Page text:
Former Drone Operator turned Whistleblower: “I saw men, women and children die” by Ezra Van Auken


American drones have been a problem around the world since their inception in the early 2000s; in the past year or so, the advocacy against drones has increased immensely. This could be partly due to the acceleration of drone strikes that have occurred in Pakistan, Yemen, Somalia and Libya – along with Afghanistan. Within the drone world has come about a whistleblower to the operations.

Former United States drone operator, 27-year-old Brandon Bryant from Montana worked for nearly a decade flying predator drones. A turn for the worst made Bryant decide that the predator drone job wasn’t the best job for him after conducting and witnessing the killing of a child in Afghanistan. “I saw men, women and children die during that time,” Bryant explained to Spiegel Online. The former drone pilot went on to say, “I never thought I would kill that many people. In fact, I thought I couldn’t kill anyone at all.”

Replaying his experience, Bryant noted that after killing his first two men by drone strike, he then “cried on his way home” from work. The 27-year-old commented about how he felt lost from sanity, “I felt disconnected from humanity for almost a week.” Shockingly, Bryant detailed the accounts of a time he mistakenly, but by orders, killed a young boy in Afghanistan.

Before the hellfire missile hit the target and the mud-roofed house was destroyed, a boy walked around the corner. Bryant recalled asking, “Did we just kill a kid?” In response, his operational partner said, “Yeah, I guess that was a kid.” As the Guardian reported, “One day he collapsed at work, doubling over and spitting blood. The doctor ordered him to stay home, and not to return to work until he could sleep more than four hours a night for two weeks in a row.”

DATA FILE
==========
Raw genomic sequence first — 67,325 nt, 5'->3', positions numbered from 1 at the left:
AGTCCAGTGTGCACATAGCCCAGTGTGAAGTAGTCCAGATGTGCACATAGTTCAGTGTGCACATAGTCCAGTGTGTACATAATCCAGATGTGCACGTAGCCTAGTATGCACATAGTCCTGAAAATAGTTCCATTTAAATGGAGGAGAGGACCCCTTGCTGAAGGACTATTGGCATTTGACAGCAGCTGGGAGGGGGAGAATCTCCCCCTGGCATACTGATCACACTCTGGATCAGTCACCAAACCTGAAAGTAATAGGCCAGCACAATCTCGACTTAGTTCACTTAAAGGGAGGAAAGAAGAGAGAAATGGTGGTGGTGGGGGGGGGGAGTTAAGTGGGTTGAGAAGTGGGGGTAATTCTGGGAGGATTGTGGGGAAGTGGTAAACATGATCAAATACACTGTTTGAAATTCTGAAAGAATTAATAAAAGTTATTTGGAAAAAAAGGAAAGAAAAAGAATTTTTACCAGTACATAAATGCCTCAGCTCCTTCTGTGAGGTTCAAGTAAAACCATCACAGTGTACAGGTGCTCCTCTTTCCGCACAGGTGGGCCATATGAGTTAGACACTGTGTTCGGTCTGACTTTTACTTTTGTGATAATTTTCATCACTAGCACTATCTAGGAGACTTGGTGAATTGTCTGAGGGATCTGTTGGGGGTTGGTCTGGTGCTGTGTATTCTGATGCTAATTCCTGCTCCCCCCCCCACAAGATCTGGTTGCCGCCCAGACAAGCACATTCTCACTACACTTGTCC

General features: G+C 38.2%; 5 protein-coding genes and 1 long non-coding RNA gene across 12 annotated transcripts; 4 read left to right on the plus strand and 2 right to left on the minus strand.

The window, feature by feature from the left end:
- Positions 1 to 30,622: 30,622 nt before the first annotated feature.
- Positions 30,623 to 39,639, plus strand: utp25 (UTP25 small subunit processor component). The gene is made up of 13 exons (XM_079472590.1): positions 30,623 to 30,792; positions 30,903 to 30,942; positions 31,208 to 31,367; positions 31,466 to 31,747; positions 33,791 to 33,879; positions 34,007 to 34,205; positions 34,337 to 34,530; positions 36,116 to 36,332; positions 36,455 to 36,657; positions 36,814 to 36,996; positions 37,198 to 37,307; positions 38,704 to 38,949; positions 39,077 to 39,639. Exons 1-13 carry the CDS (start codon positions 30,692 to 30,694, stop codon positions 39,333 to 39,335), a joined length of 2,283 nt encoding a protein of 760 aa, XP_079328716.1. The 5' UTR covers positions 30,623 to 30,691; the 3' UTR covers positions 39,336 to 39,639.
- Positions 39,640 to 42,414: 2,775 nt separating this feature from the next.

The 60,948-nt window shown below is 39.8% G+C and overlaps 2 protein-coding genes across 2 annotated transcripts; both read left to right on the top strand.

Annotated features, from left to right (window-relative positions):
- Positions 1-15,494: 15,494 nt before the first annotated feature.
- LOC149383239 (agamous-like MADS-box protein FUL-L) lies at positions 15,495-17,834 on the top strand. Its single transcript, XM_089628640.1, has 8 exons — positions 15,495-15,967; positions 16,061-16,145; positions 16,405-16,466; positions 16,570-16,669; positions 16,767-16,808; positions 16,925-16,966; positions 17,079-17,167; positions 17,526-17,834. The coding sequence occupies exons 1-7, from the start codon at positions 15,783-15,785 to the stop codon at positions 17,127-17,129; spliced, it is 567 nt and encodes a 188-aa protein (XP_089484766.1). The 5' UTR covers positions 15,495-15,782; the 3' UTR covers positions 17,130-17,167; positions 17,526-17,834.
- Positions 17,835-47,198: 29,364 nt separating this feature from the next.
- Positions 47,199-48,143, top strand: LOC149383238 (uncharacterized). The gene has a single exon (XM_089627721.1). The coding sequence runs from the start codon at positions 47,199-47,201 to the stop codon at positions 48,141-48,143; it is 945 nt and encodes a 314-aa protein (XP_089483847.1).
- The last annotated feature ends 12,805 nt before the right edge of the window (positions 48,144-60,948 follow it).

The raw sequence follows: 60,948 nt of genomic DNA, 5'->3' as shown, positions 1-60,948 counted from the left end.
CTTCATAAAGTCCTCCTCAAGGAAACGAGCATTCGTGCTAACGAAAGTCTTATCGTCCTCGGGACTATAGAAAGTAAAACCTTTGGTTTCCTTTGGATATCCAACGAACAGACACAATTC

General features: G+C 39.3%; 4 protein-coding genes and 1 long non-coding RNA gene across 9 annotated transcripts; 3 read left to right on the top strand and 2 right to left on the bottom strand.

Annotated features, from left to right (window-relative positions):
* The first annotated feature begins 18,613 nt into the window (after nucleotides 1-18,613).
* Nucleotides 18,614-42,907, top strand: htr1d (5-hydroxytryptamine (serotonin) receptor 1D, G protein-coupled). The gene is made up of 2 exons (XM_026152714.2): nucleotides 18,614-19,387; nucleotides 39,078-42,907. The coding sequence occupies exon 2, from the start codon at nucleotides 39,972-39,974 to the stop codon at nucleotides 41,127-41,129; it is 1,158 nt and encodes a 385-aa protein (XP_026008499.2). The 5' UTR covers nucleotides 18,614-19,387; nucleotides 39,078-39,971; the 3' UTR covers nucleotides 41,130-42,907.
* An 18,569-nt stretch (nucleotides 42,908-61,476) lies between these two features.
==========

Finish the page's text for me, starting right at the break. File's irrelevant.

If more honorable and moral individuals who have been in the drone business were to come out about what is going on, I’m positive we would hear more of the same stories.

Without much transparency from the Obama administration regarding drones, it is likely that these practices will not change anytime soon. For instance, Obama’s counterterrorism advisor, John Brennan is looking forward to an expansion of overseas drone use. Brennan explained earlier this year, “There are aspects of the Yemen program that I think are a true model of what I think the U.S. counterterrorism community should be doing.”

Members in Washington including Rep. from Texas, Ron Paul and Rep. Dennis Kucinich have been heavy advocates for reforming the drone programs and learning more about what the drones are doing overseas.

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